Jerry Mitchell writes:
> This contract should be protected by law only if the people
> who sign it want that protection. Obviously this would be a
> smart protection to have if your the seller so you would
> make it a prerequisite for buying the product. The buyer
> would have the choice of buying or not so for him, its a
> voluntary issue as well. The government could charge 5% of
> the cost of the value of the contract as an "enforcement fee".
> With all the credit card transactions taking place daily,
> this could easily make the government a large sum of money
> for their services.
For some time now, I've had a similar idea, inspired by the internet. Rewire
all the country to run on electronic transactions. Abolish cash. Then charge
5% per transaction for government services, and there you are. :-)
But the thing is, you probably wouldn't collect nearly as much money this
way as the government currently collects through taxes. If a person has a
monthly throughput of 100 monetary units, the government currently taxes
away between 30 and 60 monetary units, depending on where you live. (Income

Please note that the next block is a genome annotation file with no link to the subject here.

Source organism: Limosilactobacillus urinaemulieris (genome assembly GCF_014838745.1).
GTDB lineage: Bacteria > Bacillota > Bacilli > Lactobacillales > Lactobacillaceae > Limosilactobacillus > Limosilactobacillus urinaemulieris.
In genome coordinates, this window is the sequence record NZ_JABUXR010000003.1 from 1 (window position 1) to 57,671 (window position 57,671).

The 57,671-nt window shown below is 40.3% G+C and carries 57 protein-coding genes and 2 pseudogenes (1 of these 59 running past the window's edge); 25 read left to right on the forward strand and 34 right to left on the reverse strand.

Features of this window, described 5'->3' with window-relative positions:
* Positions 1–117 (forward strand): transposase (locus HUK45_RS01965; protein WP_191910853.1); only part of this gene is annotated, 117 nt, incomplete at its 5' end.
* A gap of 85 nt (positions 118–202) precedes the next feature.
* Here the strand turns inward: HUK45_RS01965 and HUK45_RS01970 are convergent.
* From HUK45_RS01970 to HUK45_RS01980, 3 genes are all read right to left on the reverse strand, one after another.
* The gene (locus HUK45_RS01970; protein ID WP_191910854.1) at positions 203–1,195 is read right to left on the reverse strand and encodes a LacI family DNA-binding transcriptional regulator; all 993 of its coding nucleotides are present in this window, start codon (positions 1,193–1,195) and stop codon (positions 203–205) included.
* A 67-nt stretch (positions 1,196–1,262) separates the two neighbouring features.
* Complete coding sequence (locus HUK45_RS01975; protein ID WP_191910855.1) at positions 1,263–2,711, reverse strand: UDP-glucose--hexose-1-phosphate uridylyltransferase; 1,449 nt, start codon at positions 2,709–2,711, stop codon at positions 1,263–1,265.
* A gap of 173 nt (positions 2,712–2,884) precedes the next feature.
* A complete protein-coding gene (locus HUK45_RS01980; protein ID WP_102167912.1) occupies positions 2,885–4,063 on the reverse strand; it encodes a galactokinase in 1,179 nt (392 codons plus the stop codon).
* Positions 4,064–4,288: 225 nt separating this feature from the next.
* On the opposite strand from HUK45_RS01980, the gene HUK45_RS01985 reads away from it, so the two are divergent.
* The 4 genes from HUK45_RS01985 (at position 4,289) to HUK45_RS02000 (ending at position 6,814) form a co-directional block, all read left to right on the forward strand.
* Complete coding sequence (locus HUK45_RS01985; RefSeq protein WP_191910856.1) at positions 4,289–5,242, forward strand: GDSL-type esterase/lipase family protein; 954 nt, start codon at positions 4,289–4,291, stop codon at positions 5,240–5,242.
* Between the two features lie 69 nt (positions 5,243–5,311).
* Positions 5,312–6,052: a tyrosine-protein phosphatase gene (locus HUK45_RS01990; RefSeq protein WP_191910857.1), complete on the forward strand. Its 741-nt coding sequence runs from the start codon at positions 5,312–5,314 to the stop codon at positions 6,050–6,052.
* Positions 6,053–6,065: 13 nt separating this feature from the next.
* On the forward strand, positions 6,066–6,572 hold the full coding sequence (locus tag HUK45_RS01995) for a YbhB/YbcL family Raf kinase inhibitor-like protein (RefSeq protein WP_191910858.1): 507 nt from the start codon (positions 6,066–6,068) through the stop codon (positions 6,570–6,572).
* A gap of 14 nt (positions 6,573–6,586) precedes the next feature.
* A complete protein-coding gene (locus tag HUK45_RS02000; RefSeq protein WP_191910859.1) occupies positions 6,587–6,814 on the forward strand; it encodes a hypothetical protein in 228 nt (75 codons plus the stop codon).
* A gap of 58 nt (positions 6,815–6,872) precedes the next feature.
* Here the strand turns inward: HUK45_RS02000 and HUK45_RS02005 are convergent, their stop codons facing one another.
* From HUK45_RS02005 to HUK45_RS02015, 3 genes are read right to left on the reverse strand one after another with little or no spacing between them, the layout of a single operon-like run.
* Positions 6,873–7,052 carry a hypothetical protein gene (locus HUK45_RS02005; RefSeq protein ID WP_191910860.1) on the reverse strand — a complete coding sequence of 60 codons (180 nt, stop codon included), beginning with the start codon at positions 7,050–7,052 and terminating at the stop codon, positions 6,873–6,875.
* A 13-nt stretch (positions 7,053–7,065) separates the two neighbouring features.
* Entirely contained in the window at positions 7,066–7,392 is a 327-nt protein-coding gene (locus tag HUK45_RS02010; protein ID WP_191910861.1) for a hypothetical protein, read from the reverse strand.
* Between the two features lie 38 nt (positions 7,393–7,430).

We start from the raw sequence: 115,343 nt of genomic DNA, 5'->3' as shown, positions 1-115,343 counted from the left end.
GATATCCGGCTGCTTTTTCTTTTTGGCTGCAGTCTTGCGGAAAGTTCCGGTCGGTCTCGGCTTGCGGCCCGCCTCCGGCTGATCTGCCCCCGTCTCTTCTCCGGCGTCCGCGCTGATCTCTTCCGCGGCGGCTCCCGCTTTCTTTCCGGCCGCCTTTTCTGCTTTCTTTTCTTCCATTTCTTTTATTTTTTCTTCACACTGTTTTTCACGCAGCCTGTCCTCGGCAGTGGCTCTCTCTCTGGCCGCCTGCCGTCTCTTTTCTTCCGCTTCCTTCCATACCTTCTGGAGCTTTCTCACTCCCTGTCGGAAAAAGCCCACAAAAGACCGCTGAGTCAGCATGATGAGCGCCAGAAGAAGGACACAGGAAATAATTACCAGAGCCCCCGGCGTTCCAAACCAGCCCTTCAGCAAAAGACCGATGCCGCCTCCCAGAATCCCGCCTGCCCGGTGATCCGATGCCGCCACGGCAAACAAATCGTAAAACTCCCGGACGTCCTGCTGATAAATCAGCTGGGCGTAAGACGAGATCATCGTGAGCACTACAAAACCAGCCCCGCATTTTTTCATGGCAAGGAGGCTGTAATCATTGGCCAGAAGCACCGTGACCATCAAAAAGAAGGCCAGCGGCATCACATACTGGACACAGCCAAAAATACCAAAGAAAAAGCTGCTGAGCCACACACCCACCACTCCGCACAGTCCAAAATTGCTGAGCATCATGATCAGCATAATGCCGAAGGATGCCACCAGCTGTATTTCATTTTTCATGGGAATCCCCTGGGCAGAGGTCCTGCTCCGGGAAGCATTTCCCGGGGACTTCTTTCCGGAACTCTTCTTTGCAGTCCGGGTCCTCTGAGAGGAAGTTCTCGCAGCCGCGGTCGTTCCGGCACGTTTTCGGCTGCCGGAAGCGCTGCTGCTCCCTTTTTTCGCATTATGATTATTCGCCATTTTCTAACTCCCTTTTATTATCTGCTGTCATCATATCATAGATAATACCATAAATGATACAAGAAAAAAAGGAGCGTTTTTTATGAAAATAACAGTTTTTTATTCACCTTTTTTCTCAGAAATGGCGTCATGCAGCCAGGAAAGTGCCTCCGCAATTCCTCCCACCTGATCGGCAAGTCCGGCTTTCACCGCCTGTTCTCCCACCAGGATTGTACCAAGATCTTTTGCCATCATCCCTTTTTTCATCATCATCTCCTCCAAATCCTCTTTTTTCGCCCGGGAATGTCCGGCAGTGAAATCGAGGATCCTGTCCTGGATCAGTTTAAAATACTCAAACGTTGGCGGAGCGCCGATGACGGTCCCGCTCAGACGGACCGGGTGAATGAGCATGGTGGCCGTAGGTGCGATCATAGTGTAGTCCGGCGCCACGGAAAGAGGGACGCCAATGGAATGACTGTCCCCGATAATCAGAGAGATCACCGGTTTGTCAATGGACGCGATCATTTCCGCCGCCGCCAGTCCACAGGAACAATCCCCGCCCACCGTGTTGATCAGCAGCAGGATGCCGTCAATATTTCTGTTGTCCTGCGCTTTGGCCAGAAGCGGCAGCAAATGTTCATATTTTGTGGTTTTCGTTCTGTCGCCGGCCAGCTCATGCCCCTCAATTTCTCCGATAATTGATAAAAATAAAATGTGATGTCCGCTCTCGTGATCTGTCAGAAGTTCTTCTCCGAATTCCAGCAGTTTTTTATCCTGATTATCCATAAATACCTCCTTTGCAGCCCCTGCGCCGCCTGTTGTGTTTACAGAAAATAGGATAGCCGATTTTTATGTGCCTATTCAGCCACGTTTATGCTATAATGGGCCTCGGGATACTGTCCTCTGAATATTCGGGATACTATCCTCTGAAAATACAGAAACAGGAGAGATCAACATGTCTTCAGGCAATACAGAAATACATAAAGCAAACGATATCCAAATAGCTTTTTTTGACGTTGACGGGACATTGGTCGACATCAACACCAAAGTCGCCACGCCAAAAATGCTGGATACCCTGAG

taxes + value added tax + ...) If you had a contract tax, or a transaction
tax, the government would only collect something like 5 monetary units. But
then, one *could* increase the transaction tax to 30-60%... And with such a
large tax, you then have to enforce it. If people had a choice, like in your
scheme, they would probably prefer to hire some thugs to enforce their
contract rather than pay 30-60% to have the government do it.
But you do raise a good point:
What would a country be like, if it charged for its services directly,
rather than through a budget? One would enumerate all services that the
government provides to the citizens, and then citizens would be charged for
use of these services according to how much they use them, when they use
them. Of course, some services would still have to be "subscription-based",
but I think many could be transformed into a pay-per-use schema.
Additionally, distinct government operations would have to cover their
expenses on their own, with no help from a central budget.
I think such a schema would significantly increase the efficiency of a
government, because there would be direct feedback between the service
provider and the service user.
I remember hearing about research that is supposed to have shown that
operations which are funded from a budget, i.e. with no financial feedback
from users, are only about 50% as efficient as those services which are
funded directly. If anyone can confirm this or deny this, I would appreciate
it. It certainly seems like this is true from where I live.
Also, if there is a future president reading this list, make sure to think
about this seriously. I'd love to implement such changes, but I'll only be
able to do this in Slovenia - unless the USA changes its constitution to
allow me to become president over there. [Perhaps I can do both - could I
telecommute to DC? :-) ]
This archive was generated by hypermail 2b30 : Mon May 28 2001 - 09:56:25 MDT